If we are unable to expand our market development capabilities or enter into agreements with third parties to market and sell any of our product candidates for which we obtain marketing approval, we will be unable to generate any product revenue.

To successfully commercialize any products that may result from our development programs, we need to continue to expand our market development capabilities, either on our own or with others. The development of our own market development effort is, and will continue to be, expensive and time-consuming and could delay any product launch. Moreover, we cannot be certain that we will be able to successfully develop this capability. We may enter into collaborations regarding any approved product candidates with other entities to utilize their established marketing and distribution capabilities, but we may be unable to enter into such agreements on favorable terms, if at all. If any future collaborators do not commit sufficient resources to commercialize our product candidates, or we are unable to develop the necessary capabilities on our own, we will be unable to generate sufficient product revenue to sustain our business. We compete with many companies that currently have extensive, experienced and well-funded sales, distribution and marketing operations to recruit, hire, train and retain marketing and sales personnel. We also face competition in our search for third parties to assist us with the sales and marketing efforts of our product candidates, if approved. Without an internal team or the support of a third-party to perform marketing and sales functions, we may be unable to compete successfully against these more established companies.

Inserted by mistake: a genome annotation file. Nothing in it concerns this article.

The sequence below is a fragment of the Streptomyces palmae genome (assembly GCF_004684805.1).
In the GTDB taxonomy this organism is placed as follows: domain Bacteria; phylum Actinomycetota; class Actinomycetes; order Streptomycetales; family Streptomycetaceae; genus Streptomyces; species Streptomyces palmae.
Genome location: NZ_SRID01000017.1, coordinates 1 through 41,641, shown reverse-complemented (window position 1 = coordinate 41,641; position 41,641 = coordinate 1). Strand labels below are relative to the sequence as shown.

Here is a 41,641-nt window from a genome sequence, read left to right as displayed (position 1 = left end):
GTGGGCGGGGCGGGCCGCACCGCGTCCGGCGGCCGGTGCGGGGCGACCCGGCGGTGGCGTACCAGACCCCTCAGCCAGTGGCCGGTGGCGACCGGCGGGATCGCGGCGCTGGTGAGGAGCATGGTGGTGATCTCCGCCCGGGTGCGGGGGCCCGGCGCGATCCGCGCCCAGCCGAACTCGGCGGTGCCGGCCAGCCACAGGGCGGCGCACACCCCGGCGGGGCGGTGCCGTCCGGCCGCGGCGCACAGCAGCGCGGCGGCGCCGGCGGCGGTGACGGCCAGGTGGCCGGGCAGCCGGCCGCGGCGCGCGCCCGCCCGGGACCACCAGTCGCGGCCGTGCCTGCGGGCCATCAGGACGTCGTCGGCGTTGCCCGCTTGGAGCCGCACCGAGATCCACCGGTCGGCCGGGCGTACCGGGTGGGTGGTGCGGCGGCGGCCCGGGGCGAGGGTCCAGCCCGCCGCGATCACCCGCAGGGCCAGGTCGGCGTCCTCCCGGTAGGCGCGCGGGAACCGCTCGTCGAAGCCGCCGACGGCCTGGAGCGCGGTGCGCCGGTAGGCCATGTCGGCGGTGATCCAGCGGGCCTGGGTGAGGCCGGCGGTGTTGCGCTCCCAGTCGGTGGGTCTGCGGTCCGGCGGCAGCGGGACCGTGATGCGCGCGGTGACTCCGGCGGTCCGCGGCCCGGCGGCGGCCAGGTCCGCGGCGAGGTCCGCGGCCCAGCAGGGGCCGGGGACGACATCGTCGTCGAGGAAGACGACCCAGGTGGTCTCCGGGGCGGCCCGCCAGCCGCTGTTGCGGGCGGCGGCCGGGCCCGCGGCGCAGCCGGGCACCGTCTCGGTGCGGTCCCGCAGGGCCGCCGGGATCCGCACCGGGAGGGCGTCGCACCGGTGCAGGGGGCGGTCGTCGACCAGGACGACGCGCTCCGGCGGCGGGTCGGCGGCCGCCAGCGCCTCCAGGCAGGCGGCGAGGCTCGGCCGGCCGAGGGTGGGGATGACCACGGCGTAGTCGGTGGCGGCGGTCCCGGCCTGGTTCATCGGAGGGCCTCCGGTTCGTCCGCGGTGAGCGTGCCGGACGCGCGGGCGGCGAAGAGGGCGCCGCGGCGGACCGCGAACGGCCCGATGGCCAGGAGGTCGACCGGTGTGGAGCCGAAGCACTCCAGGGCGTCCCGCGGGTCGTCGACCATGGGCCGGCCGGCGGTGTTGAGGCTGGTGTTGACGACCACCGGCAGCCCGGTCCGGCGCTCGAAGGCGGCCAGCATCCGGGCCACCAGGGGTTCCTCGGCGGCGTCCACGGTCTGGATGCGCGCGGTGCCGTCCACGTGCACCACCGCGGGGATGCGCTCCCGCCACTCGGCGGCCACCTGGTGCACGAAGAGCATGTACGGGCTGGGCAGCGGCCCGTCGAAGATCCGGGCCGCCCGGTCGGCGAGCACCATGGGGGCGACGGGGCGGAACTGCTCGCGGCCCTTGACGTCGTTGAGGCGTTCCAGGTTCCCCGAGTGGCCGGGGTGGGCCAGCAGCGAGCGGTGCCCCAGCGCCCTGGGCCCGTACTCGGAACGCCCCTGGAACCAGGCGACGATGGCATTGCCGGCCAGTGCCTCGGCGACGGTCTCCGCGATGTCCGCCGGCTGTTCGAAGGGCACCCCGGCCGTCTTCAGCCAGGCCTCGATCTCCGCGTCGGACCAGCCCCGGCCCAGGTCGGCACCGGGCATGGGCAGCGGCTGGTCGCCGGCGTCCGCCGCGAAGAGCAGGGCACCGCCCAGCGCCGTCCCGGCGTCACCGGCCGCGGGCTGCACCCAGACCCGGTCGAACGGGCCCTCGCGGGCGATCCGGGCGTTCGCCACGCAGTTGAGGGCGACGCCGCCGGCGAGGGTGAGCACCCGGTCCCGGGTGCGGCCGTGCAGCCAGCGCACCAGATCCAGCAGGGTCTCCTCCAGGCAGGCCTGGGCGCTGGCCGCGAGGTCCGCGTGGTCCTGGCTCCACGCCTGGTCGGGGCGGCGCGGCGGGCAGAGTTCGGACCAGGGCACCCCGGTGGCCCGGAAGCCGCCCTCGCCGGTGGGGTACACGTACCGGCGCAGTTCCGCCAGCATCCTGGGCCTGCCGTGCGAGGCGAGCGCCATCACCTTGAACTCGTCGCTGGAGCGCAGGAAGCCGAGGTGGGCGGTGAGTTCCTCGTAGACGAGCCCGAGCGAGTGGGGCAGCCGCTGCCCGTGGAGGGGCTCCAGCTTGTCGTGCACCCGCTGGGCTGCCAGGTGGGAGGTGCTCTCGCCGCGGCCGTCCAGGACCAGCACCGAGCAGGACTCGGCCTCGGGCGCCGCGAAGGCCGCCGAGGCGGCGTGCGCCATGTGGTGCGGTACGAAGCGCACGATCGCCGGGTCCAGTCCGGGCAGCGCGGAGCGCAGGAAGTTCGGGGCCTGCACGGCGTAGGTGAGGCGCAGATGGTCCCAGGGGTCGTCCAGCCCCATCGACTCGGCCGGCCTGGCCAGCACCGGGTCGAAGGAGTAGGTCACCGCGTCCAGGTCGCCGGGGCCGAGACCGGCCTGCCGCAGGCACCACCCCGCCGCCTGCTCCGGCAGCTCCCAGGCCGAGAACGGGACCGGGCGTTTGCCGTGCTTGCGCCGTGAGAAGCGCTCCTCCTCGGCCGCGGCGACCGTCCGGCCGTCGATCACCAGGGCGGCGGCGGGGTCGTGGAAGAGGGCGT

If the market opportunities for our product candidates are smaller than we believe they are, our product revenues may be adversely affected and our business may suffer.